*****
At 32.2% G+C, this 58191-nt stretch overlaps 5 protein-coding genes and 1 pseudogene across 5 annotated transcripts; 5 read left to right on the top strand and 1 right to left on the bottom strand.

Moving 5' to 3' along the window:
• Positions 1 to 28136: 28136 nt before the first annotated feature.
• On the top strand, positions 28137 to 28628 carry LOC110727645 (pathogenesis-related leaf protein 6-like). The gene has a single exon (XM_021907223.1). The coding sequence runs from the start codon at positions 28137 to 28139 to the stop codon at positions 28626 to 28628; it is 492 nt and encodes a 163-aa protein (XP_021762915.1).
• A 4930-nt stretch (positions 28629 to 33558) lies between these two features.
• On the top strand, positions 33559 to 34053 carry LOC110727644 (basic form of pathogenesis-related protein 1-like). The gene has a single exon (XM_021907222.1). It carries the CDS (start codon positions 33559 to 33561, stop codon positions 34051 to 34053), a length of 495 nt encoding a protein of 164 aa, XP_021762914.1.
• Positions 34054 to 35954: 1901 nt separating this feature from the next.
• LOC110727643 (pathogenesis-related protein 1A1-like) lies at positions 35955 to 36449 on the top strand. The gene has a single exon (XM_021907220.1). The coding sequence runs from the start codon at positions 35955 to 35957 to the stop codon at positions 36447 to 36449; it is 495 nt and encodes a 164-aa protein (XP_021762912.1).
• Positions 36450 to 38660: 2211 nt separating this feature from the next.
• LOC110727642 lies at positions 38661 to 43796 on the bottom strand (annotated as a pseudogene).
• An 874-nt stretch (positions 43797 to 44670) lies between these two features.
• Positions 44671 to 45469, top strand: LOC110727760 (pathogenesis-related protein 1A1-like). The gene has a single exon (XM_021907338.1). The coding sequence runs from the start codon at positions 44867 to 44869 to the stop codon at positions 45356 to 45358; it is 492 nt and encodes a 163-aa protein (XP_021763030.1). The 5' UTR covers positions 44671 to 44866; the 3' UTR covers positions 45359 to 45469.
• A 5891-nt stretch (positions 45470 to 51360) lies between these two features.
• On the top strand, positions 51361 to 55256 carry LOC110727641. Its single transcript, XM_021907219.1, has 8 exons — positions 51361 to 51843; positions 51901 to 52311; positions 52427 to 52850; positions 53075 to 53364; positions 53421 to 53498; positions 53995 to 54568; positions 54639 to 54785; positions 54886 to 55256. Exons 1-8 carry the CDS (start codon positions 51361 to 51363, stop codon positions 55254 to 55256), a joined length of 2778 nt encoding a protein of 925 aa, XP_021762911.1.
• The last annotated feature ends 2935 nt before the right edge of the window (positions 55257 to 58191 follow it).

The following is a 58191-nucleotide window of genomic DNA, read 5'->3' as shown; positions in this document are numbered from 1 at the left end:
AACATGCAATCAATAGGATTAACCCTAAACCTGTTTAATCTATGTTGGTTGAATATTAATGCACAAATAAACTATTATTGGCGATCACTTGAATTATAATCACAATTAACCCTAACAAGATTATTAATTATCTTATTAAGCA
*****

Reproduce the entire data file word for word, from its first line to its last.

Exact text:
At 32.2% G+C, this 58191-nt stretch overlaps 5 protein-coding genes and 1 pseudogene across 5 annotated transcripts; 5 read left to right on the top strand and 1 right to left on the bottom strand.

Moving 5' to 3' along the window:
• Positions 1 to 28136: 28136 nt before the first annotated feature.
• On the top strand, positions 28137 to 28628 carry LOC110727645 (pathogenesis-related leaf protein 6-like). The gene has a single exon (XM_021907223.1). The coding sequence runs from the start codon at positions 28137 to 28139 to the stop codon at positions 28626 to 28628; it is 492 nt and encodes a 163-aa protein (XP_021762915.1).
• A 4930-nt stretch (positions 28629 to 33558) lies between these two features.
• On the top strand, positions 33559 to 34053 carry LOC110727644 (basic form of pathogenesis-related protein 1-like). The gene has a single exon (XM_021907222.1). It carries the CDS (start codon positions 33559 to 33561, stop codon positions 34051 to 34053), a length of 495 nt encoding a protein of 164 aa, XP_021762914.1.
• Positions 34054 to 35954: 1901 nt separating this feature from the next.
• LOC110727643 (pathogenesis-related protein 1A1-like) lies at positions 35955 to 36449 on the top strand. The gene has a single exon (XM_021907220.1). The coding sequence runs from the start codon at positions 35955 to 35957 to the stop codon at positions 36447 to 36449; it is 495 nt and encodes a 164-aa protein (XP_021762912.1).
• Positions 36450 to 38660: 2211 nt separating this feature from the next.
• LOC110727642 lies at positions 38661 to 43796 on the bottom strand (annotated as a pseudogene).
• An 874-nt stretch (positions 43797 to 44670) lies between these two features.
• Positions 44671 to 45469, top strand: LOC110727760 (pathogenesis-related protein 1A1-like). The gene has a single exon (XM_021907338.1). The coding sequence runs from the start codon at positions 44867 to 44869 to the stop codon at positions 45356 to 45358; it is 492 nt and encodes a 163-aa protein (XP_021763030.1). The 5' UTR covers positions 44671 to 44866; the 3' UTR covers positions 45359 to 45469.
• A 5891-nt stretch (positions 45470 to 51360) lies between these two features.
• On the top strand, positions 51361 to 55256 carry LOC110727641. Its single transcript, XM_021907219.1, has 8 exons — positions 51361 to 51843; positions 51901 to 52311; positions 52427 to 52850; positions 53075 to 53364; positions 53421 to 53498; positions 53995 to 54568; positions 54639 to 54785; positions 54886 to 55256. Exons 1-8 carry the CDS (start codon positions 51361 to 51363, stop codon positions 55254 to 55256), a joined length of 2778 nt encoding a protein of 925 aa, XP_021762911.1.
• The last annotated feature ends 2935 nt before the right edge of the window (positions 55257 to 58191 follow it).

The following is a 58191-nucleotide window of genomic DNA, read 5'->3' as shown; positions in this document are numbered from 1 at the left end:
AACATGCAATCAATAGGATTAACCCTAAACCTGTTTAATCTATGTTGGTTGAATATTAATGCACAAATAAACTATTATTGGCGATCACTTGAATTATAATCACAATTAACCCTAACAAGATTATTAATTATCTTATTAAGCA